Exercise can benefit everyone, at every fitness level. Let me show you what you could gain from working out with me…
Slows the aging process and reduces the risk of age-related diseases
Past the age of 30, our fitness and aerobic capability naturally declines year on year, sometimes by as much as 10%. However, regular exercise can halt this decline and ensure you actually gain aerobic fitness as you age, fighting weight gain and improving your flexibility. Working out also helps improve both muscle and skin tone, as well as combating age-related illnesses such as osteoporosis, heart disease, diabetes and stroke.
Builds and maintains healthy muscles, bones and joints
As we age, our bones lose density (mass), joints become stiffer and less flexible, and our lean body mass decreases.
Regular exercise is proven to help slow and even prevent muscle, bone and joint problems, and moderate to vigorous exercise can help maintain strength and flexibility too.
Strengthens and boosts your immune system
Exercising, as well as helping our body move and function, also keeps us healthy on the inside too. Exercise is a powerful natural immune cell stimulator, improving the function of the immune system as it declines progressively with age.
Regular, moderate cardio workout has been proven to help strengthen your declining immune system against the risk of infectious diseases and reduced responses to vaccinations.
Improves mental acuity
A great many studies have proven time and again that regular exercise can improve your concentration, memory and mental reaction times by stimulating the areas of the brain associated with attention and goal-focus.
Working out for just one hour, three times a week, can greatly improve your mental clarity and sharpness, as well as helping you to sleep well and deeply when you are ready to switch off.
Increases energy and endurance
This one sounds so cliché, but it’s true! People who exercise regularly have more energy, strength and endurance to face their daily activities as opposed to those who don’t exercise on a regular basis.
In fact, you’re likely to notice this feeling of increased vitality after a few short weeks of starting a new exercise routine. You might even experience that fabled ‘post-gym’ energy surge!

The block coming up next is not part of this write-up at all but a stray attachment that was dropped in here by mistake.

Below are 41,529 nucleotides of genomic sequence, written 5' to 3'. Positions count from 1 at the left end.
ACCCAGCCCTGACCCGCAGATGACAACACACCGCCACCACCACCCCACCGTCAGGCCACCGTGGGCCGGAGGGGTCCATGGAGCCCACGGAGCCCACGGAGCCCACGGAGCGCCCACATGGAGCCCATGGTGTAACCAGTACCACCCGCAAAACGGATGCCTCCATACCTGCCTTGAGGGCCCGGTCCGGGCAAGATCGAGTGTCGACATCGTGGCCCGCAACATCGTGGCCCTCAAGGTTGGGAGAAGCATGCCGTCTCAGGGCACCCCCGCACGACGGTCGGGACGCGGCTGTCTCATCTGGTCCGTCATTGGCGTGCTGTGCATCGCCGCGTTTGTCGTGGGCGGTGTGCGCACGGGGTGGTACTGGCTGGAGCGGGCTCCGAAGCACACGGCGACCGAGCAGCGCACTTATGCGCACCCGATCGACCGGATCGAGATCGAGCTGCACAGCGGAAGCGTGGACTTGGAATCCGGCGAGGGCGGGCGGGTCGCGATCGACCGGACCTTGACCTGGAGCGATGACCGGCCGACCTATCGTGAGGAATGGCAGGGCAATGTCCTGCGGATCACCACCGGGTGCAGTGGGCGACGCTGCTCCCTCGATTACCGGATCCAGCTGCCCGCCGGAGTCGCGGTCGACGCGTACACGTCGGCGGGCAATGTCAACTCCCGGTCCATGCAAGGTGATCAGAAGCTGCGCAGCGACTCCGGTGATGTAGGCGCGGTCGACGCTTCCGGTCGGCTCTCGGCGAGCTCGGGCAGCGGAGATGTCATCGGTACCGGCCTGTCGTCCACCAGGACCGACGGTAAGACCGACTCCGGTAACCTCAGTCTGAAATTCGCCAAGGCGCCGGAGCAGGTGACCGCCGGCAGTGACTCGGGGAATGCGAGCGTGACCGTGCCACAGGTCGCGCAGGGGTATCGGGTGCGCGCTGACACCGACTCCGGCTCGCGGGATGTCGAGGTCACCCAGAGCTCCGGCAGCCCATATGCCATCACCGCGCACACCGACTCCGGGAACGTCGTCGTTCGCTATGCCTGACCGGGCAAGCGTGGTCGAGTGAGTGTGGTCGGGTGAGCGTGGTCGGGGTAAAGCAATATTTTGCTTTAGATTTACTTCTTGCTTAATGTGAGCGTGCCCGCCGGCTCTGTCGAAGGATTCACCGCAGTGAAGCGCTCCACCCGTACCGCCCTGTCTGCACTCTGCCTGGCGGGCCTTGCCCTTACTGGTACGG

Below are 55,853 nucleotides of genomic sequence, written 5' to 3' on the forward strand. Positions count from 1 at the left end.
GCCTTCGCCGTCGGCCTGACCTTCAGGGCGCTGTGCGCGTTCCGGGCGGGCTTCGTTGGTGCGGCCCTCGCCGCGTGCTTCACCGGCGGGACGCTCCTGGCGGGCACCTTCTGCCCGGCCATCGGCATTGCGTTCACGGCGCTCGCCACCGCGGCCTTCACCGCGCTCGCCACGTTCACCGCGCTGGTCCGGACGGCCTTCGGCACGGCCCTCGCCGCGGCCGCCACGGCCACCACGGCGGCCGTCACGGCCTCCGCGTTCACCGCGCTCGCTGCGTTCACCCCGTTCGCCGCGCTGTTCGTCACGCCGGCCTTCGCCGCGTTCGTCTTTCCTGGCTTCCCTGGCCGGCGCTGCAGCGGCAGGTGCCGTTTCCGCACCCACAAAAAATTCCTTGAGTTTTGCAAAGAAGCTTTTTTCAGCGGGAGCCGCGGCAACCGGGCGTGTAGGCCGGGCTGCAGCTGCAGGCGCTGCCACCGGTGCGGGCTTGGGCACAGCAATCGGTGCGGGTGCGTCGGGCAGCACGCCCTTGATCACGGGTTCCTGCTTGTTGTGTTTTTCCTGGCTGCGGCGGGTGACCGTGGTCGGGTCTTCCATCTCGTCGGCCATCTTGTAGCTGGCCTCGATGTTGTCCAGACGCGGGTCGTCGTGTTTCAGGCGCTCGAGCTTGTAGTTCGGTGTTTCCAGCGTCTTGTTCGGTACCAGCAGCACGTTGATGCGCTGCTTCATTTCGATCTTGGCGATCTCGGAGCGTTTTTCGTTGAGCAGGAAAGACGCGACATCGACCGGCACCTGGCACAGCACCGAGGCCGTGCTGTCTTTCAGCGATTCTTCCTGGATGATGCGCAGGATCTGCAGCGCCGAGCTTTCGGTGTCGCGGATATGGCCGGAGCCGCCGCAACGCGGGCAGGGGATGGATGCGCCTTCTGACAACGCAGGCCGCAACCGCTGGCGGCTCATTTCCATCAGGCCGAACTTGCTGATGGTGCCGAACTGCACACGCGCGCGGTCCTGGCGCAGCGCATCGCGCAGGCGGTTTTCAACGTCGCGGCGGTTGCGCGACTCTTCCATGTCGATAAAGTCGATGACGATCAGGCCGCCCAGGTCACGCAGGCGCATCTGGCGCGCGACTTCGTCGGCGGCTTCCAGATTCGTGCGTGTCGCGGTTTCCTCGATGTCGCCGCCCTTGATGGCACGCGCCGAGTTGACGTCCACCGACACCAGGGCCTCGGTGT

Confidence is inexorably linked to how we feel about our physical appearance. If you look good, you feel good.
Once you start to see results through an exercise programme, such as improved muscle tone, strength, stamina and shape, you’ll feel much better emotionally too, giving your self-image and self-confidence a huge boost that will ensure you stick to your workout programme for longer.
Improves sexual performance and restores libido
As if there weren’t enough great reasons to get fit and feel fabulous! Regular exercise is proven to increase sexual drive, activity and satisfaction, improving your physical endurance and muscle tone, as well as jump-starting the sympathetic nervous system which affects blood flow. The great news is that even low levels of exercise will yield results – after all you wouldn’t want to wear yourself out too soon!
Reduces stress, depression and anxiety
Exercise is a great way to reduce stress, anxiety and even clinical depression; by tiring your body out you diminish electrical activity in your muscles, alleviating that hyperactive and jittery feeling. Plus, our bodies produce endorphins for between an hour and two hours post-workout, giving us a flood of hormones to induce relaxation and improve mood. A handy side effect, focussing on a workout regime can provide healthy motivation and goal-focus, plus a nutritious diet plan will alleviate many stress-inducing foodstuffs, as well as encouraging hydration.
In addition, exercising alone or in group can just be plain old fun! It gives you a chance to unwind, enjoy the outdoors or simply practise an activity or hobby that makes you happy.
Reduces the risk of many diseases
Finally, the best reason of all to workout is the avoidance of many life-threatening diseases. Regular exercise can combat the risk of heart disease, high blood pressure, diabetes, obesity, high cholesterol, osteoporosis, colon cancer, breast cancer, heart attacks, stroke and arthritis.